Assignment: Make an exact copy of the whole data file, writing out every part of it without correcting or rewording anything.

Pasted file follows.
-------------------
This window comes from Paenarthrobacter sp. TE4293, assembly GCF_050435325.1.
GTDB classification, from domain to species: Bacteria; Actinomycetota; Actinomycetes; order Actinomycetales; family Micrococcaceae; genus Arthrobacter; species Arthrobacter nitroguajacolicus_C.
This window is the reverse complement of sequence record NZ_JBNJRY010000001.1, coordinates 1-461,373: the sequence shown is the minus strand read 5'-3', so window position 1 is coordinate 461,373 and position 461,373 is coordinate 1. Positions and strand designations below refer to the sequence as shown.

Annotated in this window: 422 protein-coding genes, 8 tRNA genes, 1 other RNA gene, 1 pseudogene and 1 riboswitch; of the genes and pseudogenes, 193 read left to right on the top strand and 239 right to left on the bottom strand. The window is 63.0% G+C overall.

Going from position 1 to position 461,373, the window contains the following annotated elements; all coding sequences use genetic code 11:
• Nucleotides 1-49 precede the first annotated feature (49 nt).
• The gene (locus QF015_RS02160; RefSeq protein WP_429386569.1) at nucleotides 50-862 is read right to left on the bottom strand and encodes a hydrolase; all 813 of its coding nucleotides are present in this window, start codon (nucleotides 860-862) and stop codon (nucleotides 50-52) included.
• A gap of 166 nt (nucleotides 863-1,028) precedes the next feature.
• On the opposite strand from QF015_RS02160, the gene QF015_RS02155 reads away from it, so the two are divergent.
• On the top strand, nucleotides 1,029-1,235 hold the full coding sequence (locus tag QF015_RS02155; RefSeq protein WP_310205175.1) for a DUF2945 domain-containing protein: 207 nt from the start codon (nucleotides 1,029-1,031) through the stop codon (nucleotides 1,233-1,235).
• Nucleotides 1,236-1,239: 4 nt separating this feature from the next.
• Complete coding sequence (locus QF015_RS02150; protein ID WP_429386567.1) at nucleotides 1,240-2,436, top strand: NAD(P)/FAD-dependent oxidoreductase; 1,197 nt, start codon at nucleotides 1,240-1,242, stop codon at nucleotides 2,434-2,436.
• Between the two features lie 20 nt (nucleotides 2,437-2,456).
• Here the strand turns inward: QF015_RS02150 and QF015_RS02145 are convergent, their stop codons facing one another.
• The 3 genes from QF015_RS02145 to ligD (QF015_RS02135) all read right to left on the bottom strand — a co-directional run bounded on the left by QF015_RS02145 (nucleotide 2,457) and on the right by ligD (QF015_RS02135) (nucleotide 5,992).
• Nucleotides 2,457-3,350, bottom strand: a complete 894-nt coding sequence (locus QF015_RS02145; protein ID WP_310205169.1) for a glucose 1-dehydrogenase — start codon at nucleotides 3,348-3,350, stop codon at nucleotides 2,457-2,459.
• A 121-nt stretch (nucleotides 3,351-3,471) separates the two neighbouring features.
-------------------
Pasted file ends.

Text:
This window comes from Paenarthrobacter sp. TE4293, assembly GCF_050435325.1.
GTDB classification, from domain to species: Bacteria; Actinomycetota; Actinomycetes; order Actinomycetales; family Micrococcaceae; genus Arthrobacter; species Arthrobacter nitroguajacolicus_C.
This window is the reverse complement of sequence record NZ_JBNJRY010000001.1, coordinates 1-461,373: the sequence shown is the minus strand read 5'-3', so window position 1 is coordinate 461,373 and position 461,373 is coordinate 1. Positions and strand designations below refer to the sequence as shown.

Annotated in this window: 422 protein-coding genes, 8 tRNA genes, 1 other RNA gene, 1 pseudogene and 1 riboswitch; of the genes and pseudogenes, 193 read left to right on the top strand and 239 right to left on the bottom strand. The window is 63.0% G+C overall.

Going from position 1 to position 461,373, the window contains the following annotated elements; all coding sequences use genetic code 11:
• Nucleotides 1-49 precede the first annotated feature (49 nt).
• The gene (locus QF015_RS02160; RefSeq protein WP_429386569.1) at nucleotides 50-862 is read right to left on the bottom strand and encodes a hydrolase; all 813 of its coding nucleotides are present in this window, start codon (nucleotides 860-862) and stop codon (nucleotides 50-52) included.
• A gap of 166 nt (nucleotides 863-1,028) precedes the next feature.
• On the opposite strand from QF015_RS02160, the gene QF015_RS02155 reads away from it, so the two are divergent.
• On the top strand, nucleotides 1,029-1,235 hold the full coding sequence (locus tag QF015_RS02155; RefSeq protein WP_310205175.1) for a DUF2945 domain-containing protein: 207 nt from the start codon (nucleotides 1,029-1,031) through the stop codon (nucleotides 1,233-1,235).
• Nucleotides 1,236-1,239: 4 nt separating this feature from the next.
• Complete coding sequence (locus QF015_RS02150; protein ID WP_429386567.1) at nucleotides 1,240-2,436, top strand: NAD(P)/FAD-dependent oxidoreductase; 1,197 nt, start codon at nucleotides 1,240-1,242, stop codon at nucleotides 2,434-2,436.
• Between the two features lie 20 nt (nucleotides 2,437-2,456).
• Here the strand turns inward: QF015_RS02150 and QF015_RS02145 are convergent, their stop codons facing one another.
• The 3 genes from QF015_RS02145 to ligD (QF015_RS02135) all read right to left on the bottom strand — a co-directional run bounded on the left by QF015_RS02145 (nucleotide 2,457) and on the right by ligD (QF015_RS02135) (nucleotide 5,992).
• Nucleotides 2,457-3,350, bottom strand: a complete 894-nt coding sequence (locus QF015_RS02145; protein ID WP_310205169.1) for a glucose 1-dehydrogenase — start codon at nucleotides 3,348-3,350, stop codon at nucleotides 2,457-2,459.
• A 121-nt stretch (nucleotides 3,351-3,471) separates the two neighbouring features.